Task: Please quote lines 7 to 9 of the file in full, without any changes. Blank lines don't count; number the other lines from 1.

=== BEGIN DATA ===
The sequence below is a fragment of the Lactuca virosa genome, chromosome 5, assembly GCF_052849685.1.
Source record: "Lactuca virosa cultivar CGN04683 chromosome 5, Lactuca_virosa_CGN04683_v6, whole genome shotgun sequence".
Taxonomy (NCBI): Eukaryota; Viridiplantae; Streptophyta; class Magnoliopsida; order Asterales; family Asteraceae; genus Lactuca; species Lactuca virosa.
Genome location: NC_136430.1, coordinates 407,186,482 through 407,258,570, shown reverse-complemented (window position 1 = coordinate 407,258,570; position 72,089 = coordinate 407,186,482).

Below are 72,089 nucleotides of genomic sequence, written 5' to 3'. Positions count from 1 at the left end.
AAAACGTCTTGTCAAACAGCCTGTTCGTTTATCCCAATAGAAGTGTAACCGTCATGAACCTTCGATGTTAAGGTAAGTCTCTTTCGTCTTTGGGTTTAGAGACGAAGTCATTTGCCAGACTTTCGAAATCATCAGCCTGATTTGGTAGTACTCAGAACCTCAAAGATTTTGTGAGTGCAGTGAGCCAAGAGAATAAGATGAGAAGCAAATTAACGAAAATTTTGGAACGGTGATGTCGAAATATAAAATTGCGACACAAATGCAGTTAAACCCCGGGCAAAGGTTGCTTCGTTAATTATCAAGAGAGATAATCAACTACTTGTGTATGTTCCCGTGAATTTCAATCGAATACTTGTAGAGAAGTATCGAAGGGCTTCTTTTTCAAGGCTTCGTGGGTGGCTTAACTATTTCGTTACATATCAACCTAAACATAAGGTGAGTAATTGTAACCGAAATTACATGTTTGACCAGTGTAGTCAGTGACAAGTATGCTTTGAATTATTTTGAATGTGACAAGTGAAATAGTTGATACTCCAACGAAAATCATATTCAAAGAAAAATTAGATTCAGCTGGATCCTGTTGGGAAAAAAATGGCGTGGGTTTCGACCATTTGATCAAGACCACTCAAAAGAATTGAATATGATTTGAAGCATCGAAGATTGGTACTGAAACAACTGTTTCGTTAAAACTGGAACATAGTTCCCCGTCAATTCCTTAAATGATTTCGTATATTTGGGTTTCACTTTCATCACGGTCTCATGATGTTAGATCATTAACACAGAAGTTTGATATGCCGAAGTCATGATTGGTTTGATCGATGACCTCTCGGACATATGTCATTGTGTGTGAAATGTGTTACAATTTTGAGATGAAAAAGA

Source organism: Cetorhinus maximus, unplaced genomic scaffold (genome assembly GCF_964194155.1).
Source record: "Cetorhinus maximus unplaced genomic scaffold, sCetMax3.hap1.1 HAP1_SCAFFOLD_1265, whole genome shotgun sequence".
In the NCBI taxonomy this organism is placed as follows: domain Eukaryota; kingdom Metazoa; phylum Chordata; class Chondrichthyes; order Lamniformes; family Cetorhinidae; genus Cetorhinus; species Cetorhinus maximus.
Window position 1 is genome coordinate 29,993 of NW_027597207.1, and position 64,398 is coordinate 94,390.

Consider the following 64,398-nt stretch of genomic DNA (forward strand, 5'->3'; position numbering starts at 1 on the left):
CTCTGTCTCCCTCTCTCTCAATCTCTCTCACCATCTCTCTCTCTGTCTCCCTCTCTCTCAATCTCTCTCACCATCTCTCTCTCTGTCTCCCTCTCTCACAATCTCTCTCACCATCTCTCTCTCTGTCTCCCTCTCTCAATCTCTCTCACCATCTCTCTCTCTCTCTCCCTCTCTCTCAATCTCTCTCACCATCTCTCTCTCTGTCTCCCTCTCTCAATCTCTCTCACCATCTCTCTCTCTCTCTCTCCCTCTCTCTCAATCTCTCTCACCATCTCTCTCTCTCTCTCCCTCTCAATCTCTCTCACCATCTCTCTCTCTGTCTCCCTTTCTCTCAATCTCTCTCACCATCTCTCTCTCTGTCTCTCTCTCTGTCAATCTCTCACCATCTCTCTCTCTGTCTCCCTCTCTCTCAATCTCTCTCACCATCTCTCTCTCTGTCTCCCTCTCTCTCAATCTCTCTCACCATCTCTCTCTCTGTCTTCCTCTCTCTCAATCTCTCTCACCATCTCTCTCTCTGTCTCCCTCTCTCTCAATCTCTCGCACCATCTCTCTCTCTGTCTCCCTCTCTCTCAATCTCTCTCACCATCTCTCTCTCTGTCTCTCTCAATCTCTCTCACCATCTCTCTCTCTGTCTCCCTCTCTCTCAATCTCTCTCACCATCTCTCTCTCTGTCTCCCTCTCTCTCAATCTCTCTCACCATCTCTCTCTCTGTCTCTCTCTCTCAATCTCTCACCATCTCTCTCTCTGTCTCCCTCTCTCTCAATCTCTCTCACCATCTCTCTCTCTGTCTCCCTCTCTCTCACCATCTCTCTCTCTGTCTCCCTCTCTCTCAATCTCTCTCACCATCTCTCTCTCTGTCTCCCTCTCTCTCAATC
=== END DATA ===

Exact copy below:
Source organism: Cetorhinus maximus, unplaced genomic scaffold (genome assembly GCF_964194155.1).
Source record: "Cetorhinus maximus unplaced genomic scaffold, sCetMax3.hap1.1 HAP1_SCAFFOLD_1265, whole genome shotgun sequence".
In the NCBI taxonomy this organism is placed as follows: domain Eukaryota; kingdom Metazoa; phylum Chordata; class Chondrichthyes; order Lamniformes; family Cetorhinidae; genus Cetorhinus; species Cetorhinus maximus.